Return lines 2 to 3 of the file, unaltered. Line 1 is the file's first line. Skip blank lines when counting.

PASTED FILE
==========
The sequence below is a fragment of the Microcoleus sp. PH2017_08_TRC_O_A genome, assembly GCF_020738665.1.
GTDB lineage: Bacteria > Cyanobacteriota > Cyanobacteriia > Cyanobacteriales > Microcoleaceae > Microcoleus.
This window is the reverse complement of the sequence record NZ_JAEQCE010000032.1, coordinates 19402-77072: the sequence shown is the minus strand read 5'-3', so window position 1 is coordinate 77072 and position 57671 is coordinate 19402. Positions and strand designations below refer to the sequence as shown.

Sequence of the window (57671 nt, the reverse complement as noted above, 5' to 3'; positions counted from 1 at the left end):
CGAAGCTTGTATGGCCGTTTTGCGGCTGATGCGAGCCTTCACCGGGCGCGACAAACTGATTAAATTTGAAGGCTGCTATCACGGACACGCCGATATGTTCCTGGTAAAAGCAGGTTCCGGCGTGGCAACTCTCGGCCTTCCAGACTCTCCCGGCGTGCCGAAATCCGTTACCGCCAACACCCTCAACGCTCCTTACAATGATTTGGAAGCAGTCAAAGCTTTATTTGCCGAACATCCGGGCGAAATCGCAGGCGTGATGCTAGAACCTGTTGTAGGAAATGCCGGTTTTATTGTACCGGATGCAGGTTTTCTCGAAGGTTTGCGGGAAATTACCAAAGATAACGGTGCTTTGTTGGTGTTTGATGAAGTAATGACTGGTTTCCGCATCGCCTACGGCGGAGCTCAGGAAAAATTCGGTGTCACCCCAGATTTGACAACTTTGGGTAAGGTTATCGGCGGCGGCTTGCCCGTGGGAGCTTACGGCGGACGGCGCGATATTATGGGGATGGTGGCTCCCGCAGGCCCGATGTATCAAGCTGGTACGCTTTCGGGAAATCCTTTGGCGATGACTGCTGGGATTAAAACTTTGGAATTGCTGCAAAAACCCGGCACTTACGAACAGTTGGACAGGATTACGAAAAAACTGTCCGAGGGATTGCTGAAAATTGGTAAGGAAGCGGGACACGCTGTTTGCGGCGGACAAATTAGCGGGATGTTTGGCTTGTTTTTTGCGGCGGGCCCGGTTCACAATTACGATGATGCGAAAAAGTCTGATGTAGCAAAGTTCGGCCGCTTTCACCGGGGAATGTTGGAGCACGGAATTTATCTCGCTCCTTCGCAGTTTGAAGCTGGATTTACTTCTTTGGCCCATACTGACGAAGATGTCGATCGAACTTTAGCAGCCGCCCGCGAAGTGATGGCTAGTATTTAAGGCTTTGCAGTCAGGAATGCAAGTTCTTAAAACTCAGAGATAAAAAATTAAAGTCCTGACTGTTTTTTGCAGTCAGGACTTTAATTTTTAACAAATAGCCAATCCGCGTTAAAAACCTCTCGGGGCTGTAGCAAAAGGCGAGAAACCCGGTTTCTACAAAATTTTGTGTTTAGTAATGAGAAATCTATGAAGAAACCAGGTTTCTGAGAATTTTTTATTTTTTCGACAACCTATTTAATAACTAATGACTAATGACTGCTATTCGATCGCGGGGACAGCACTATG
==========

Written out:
GTDB lineage: Bacteria > Cyanobacteriota > Cyanobacteriia > Cyanobacteriales > Microcoleaceae > Microcoleus.
This window is the reverse complement of the sequence record NZ_JAEQCE010000032.1, coordinates 19402-77072: the sequence shown is the minus strand read 5'-3', so window position 1 is coordinate 77072 and position 57671 is coordinate 19402. Positions and strand designations below refer to the sequence as shown.